Home > Reviews > THE LAST MIMZY – Howard Shore

THE LAST MIMZY – Howard Shore

Original Review by Clark Douglas

Some have said that “The Last Mimzy” is the most hopeful and optimistic movie to come along in some time, and they are quite right. “Optimistic” is an appropriate word, perhaps “deluded” is another. The movie strains so hard to create a world of beautiful fantasy that it very nearly snaps. This bothered me quite a bit, as many portions of “The Last Mimzy” feel like a deceptive set-up to a freaky horror movie, but no, everything goes smashingly from start to finish. Then again, the movie wasn’t made for me, and it’s a bit difficult to gauge how children will respond to it. I suspect a lot of them will like it well enough, probably because it doesn’t treat them like mentally challenged schizophrenics.

As in so many children’s stories, two children are at the center, a boy and a girl. When playing near the ocean one day, they notice a mysterious box that has floated up on the shore. It’s not a normal box with a lid, it’s a mysterious box that’s lacking a conventional way to view the contents. After messing with it for a bit, the children inexplicably fail to meet a pale man with nails in his head. Instead, a bunch of strange objects are presented to them, including a murmuring stuffed bunny rabbit. The little girl can understand everything the rabbit is saying, and the rabbit says it’s name is “Mimzy” (a reference for you Lewis Carroll fans out there).

Mimzy has a huge influence over the children. They have a loving relationship with their parents, but they keep their new secret hidden, and obey the stuffed rabbit when they must choose between one side or the other. The boy also begins to develop remarkable powers, such as being able to communicate with spiders. I was wondering whether the little rabbit would turn out to be a demon, and tell the children to do something horrible, but no… Mimzy’s ultimate goal is for the children to help bring about world health, hope, love, and peace for future generations.

The film follows “E.T.” to a pretty close level plot-wise, but lacks the magic of Spielberg’s wonderful family film. It’s cute enough, but a little too ridiculous in some areas. I’m not talking about things like the boy getting magical powers. I’m talking about a group of super-serious government agents suddenly abandoning all of their instructions and just giving up on what they are doing for the sake of the plot. Also… well, I don’t want to offend anyone of any particular religious persuasion, but the air headed new age foundation of the film is about as hokey as it gets. All the palm reading, levitation, prophetic dreams, and pseudo-spiritual spouting gets a bit tired after a while, especially considering the very scientific explanation of everything that is going on. This movie envisions a future where the air is clear, the fields are full of flowers, everyone flies through the air wearing pastel pajamas, a serene smile is plastered on every child’s face, and no one opens their mouth to speak… they use good old telekinesis. No, I’m not being sarcastic.

The film’s score is provided by Howard Shore, and it’s a somewhat odd effort. On CD, it makes a reasonably pleasant listening experience, but it feels very uncomfortable during portions of the film. Shore is a composer who typically works in darker arenas, though he has certainly done a few charming little scores for movies like “Big”, “Nobody’s Fool”, and “Mrs. Doubtfire”. Here, he seems to want to balance the weight of his more serious scores with the melodic fluff of a children’s score. His music keeps the orchestrations dense and heavy, but he seems to have conducted the orchestra with a particularly light touch… if one didn’t know the context, they could call the performance “unenthusiastic”. I understand what Shore is trying to do here, but it makes the music feel half-hearted on numerous occasions. Perhaps letting a smaller ensemble of musicians perform with energy would have been a better idea than letting a large orchestra play everything with restraint? Still, the score is generally nice and rather well developed, even if the Rogers Waters song (music by Shore) which plays over the end credits is a real letdown.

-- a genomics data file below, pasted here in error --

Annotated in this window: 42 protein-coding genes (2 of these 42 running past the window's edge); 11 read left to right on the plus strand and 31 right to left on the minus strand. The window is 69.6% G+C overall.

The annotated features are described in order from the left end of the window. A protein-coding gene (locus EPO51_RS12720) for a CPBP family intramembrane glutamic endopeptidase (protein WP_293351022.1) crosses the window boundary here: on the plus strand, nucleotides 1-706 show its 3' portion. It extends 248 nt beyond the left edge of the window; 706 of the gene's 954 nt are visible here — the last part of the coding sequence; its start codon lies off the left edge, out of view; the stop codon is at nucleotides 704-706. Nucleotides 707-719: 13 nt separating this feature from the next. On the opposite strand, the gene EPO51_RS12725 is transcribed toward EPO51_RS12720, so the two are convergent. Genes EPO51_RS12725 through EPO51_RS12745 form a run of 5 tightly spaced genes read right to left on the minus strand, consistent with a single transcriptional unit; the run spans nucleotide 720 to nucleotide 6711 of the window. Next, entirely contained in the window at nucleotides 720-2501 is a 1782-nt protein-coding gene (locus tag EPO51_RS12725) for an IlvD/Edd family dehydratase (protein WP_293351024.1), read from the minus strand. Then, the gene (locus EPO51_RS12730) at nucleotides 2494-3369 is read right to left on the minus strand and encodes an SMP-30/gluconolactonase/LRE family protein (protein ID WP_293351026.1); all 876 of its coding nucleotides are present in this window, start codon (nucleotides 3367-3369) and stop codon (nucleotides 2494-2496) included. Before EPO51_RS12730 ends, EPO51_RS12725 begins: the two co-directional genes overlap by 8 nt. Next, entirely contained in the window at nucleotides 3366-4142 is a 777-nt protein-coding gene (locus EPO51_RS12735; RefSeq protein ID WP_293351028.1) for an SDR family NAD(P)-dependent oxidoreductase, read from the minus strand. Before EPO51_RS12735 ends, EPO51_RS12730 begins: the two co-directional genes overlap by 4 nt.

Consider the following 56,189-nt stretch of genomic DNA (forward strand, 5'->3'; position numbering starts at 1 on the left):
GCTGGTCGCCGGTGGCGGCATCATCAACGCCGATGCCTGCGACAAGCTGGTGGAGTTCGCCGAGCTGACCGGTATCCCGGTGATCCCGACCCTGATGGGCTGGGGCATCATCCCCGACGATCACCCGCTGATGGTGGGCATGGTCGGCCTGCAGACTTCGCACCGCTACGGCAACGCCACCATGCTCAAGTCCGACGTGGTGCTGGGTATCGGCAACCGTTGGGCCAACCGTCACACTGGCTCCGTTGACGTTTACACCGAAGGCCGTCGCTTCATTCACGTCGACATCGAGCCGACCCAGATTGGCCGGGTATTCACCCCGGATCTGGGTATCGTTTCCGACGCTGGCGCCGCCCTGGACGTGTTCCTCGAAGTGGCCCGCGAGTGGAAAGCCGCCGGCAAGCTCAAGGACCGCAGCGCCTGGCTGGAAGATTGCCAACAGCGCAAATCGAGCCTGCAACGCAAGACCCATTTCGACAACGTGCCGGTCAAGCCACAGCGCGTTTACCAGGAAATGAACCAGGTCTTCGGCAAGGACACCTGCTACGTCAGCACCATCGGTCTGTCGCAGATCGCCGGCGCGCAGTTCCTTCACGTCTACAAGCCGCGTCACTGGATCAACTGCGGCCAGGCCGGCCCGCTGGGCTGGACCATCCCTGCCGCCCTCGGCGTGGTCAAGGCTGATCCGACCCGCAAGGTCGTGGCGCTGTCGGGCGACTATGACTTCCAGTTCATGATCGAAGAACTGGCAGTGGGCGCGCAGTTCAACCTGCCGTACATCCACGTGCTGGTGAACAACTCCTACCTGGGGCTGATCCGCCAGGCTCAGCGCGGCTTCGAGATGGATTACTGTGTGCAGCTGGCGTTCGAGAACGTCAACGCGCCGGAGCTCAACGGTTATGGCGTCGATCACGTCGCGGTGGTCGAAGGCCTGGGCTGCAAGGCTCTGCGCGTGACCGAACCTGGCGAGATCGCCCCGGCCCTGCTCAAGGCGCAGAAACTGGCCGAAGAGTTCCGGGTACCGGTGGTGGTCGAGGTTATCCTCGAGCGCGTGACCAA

The movie didn’t quite work well enough for me to give it a recommendation, but you could do worse at the movies right now. The sincerity of the film is appreciated, and there’s some nifty special effects along the way. Adult performances are pitched at the right level. Timothy Hutton and Joely Richardson are quite credible as the two befuddled parents, behaving as most parents would in such a situation. Rainn Wilson is wonderfully quirky as a perceptive school teacher, and so is Kathryn Hahn as his fiancé. Michael Clarke Duncan gets a lovely introduction midway through the movie, it’s a graceful touch that many movies would fail to include. Those seeking a reasonably decent family film will be okay, but this one will be far better received by children than by their parents.

Rating: ***

Track Listing:

  • The Mandala (1:38)
  • Whidbey Island (3:21)
  • Under the Bed (2:46)
  • Cuddle (1:27)
  • Beach (1:59)
  • Scribbles (2:38)
  • Blackout (3:16)
  • Palm Readings (4:12)
  • I Love the World (:52)
  • Help! (1:20)
  • I Have to Look (4:09)
  • Can I Talk? (5:25)
  • Eyes (2:15)
  • The Tear (4:07)
  • Through the Looking Glass (5:02)
  • Hello (I Love You) (written by Howard Shore and Roger Waters, performed by Roger Waters) (6:16)

Running Time: 50 minutes 43 seconds

New Line Records NLR-39084 (2007)

Music composed and conducted by Howard Shore. Orchestrations by Howard Shore. Recorded and mixed by Lawrence Manchester. Edited by Jonathan Schultz. Score produced by Howard Shore.

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